The Wolverhampton Grand and panto heavy-hitters QDOS have been gradually refining their seasonal offering over recent years, putting on increasingly more confident and seamless bundles of farce and fun as they inevitably cycled through the likes of Gareth Gates, Joe McElderry, Joe Pasquale and even pants stalwart Julian Clary as their A (to Z) list headliners. 

It may seem a trifle glib to assess, and the more priggish of theatregoers out there will likely balk at such deconstruction of panto achievement, per se, but if, as Shrigley quipped, ‘being funny is a serious endeavour’, then being farcically funny, and appealing to an audience of every age range imaginable year in, year out, is positively austere.

But cast off the pretence and ring in the cheer; this year’s Sleeping Beauty sees the Grand and QDOS (along with plenty of plugs for theatre sponsor Arthur Price) hit the sweetest of panto sweet spots yet, and they do so with a fantastic meeting of both local and National goodness.

Starting broad, topping the bill is recent Strictly fave, the ‘lovely’ Debbie McGee, who, as the Fairy Crystal, spends the majority of her time on stage unsurprisingly showing off some shimmies and soft shoe. She’s an earnest, delightful presence throughout, and whilst McGee quite evidently isn’t the most seasoned actress or singer, she brings a bubbly, giggly charm to it all and keeps things buoyant throughout. She’s also as astonishingly limber and sure-footed as when she captivated the Nation with her dance moves last year, so Beauty sees fit to plonk her in plenty of jives, jaunts and choreographed set pieces.

On captivating the Nation, few children’s TV icons are as recognisable (not to mention ageless!) as Sooty and Sweep, who pop up here with help from their current telly counterpart, Richard Cadell. Clearly still adored by young and old alike, the inclusion of the iconic puppet duo and a number of surprisingly effective magic sequences, not to mention Cadell being gamely down for it all, brings a whole new dimension to Wolverhampton’s panto. It’s admirable to see a production not attempting to chase down the same hijinks and tomfoolery with their ‘Muddles’, and this fresh, warmly family-friendly spin is definitely a strike in the Grand’s favour. A mid-first act tribute to Pavarotti may well be the most inspired moment of farcical hilarity you will see in a theatre this year.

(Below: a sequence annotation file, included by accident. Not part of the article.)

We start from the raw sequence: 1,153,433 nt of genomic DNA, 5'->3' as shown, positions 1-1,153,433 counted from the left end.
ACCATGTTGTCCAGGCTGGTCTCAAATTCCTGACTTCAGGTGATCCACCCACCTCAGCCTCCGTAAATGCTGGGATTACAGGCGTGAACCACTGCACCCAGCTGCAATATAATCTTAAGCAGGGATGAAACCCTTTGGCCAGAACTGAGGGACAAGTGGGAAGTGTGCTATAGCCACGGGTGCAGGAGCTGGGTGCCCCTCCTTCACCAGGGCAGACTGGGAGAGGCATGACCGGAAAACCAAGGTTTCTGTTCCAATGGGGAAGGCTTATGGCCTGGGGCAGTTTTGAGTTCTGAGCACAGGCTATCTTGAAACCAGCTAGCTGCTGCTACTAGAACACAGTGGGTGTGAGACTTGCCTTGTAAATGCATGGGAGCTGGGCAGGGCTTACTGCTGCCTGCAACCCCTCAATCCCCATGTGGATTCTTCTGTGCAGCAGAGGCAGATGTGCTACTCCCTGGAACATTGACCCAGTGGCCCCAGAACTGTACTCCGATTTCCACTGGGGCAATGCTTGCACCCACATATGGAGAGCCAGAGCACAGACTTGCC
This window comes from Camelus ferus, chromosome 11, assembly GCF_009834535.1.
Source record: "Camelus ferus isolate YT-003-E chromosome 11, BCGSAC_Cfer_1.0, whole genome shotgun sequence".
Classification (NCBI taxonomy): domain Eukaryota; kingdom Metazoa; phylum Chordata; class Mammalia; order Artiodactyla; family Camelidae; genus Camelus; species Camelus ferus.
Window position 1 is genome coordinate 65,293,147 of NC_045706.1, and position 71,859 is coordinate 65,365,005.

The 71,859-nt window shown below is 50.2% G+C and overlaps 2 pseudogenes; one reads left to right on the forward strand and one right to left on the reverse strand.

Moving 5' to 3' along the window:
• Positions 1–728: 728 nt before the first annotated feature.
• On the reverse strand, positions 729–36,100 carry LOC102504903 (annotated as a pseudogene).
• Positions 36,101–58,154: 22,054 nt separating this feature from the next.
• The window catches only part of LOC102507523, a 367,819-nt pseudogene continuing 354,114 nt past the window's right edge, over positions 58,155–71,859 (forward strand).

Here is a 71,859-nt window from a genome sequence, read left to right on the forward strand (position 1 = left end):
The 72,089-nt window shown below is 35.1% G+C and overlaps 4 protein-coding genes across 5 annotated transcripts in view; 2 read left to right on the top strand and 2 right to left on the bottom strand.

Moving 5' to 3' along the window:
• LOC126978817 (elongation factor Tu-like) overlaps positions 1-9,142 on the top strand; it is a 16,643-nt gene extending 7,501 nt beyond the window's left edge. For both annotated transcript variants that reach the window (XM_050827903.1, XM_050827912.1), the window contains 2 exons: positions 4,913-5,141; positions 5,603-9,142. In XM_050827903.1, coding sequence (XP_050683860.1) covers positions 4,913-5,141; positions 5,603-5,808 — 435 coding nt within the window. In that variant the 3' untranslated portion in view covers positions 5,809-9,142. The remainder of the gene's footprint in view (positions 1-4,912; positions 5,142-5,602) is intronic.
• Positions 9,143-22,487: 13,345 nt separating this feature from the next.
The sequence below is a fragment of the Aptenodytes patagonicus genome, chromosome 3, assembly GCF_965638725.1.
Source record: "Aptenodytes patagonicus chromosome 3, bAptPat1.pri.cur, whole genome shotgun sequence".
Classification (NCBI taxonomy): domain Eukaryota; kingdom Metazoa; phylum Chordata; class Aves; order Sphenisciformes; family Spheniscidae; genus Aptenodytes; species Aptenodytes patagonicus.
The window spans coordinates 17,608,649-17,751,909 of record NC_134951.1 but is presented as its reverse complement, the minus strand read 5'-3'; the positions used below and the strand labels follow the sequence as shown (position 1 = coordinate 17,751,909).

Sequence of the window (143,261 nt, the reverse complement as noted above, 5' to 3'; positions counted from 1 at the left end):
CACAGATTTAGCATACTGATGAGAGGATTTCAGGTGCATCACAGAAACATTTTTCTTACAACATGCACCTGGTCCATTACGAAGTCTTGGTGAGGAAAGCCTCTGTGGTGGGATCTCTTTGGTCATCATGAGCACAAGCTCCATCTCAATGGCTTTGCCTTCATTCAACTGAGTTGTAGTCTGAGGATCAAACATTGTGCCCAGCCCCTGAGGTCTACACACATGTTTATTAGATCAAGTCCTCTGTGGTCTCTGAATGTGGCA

It’s not all new, though. Reminding audiences that you can never have too much of a good thing - particularly if it’s local - David Tristram and Gill Jordan’s ‘Doreen Tipton’ returns, this time as ‘Nurse’ Doreen, with NHS cuts, questionable surgical procedures and anatomical faux pas’ all in the firing line of the viral superstar’s lazy yet withering gaze. A returning star from previous years, she remains one of the best things about the Grand panto, and is an injection of local genius and hilarity that enriches the whole thing that bit further.

Watch the brand new promotional trailer for 'Sleeping Beauty' at the Wolverhampton Grand.

Elsewhere, show choreographer Julie Paton steps up from a bit part last year to full blown villainy here as a sultry, belting and wonderfully boo-hiss-able Carabosse, and Ian Adams offers another returning face, continuing to cement himself as the ‘Grand Dame’ of, well, dames. New this time round are fresh faces Bethan Wyn-Davies as doe-eyed-but-little-to-do Princess Beauty, and Oliver Ormson, who brings some real West End gravitas, presence and vocals to his Prince ‘Harry’ (yes, seriously). You’ll catch plenty of subtle choices and beats Ormson takes with the character that make his prince somehow both dashing and heroic, yet with tongue placed firmly in cheek. It’s the best Prince pantoville has seen for some time.

As is to be expected with QDOS, the production values are high, from the simple yet undeniable impact of McGee’s Fairy Crystal swooping over the audience, through to an imposing (if underused) dragon that takes similar flight. The costumes sparkle, the choreography is tight, and there’s plenty of colour, fizz and pop. Be forewarned - you may even get a little wet. There are plenty of quips, jokes and jabs in the script aimed at everything from Trump’s hair to the Black Country and surrounding area (“I know suffering, I’ve been to Dudley” needs to be made into a bumper sticker), and inspired moments of individual madness range from the aforementioned Pavarotti zaniness, to Doreen’s own unique take on the Queen (of the Black Country)’s Speech.

There's even the now-customary number from The Greatest Showman thrown in for good measure, too.

Even with some saucy double entendre and wordplay that occasionally veer towards the naughty (there’s a Shitzu gag in there that even youngsters will easily translate) what’s most confident about Sleeping Beauty is how strictly family-friendly it is on the whole (… careful). It’s not a facsimile of what has come before or what may work well elsewhere. The youthful yet timeless silliness of Sooty and friends, the hilarity and wit of local favourite Doreen, the incomparable dame-ry of Ian Adams, and some musical theatre clout from Ormson and Paton in particular, all dusted off with some glitzy sugary goodness and loveliness from McGee.

There’s method in the madness. Formula to the farce. Sleeping Beauty is, indeed, Wolverhampton Panto fun and spectacle refined down to near perfection. ‘There’s something for everyone’ is as tired a cliché as they come, but nowhere is it more applicable, and if there’s any season fit for hurling such chestnuts around, then it’s panto season, isn’t it?

Oh yes, it is.


Runs 8th December 2018 - 13th January 2019.

Tickets: 01902 42 92 12

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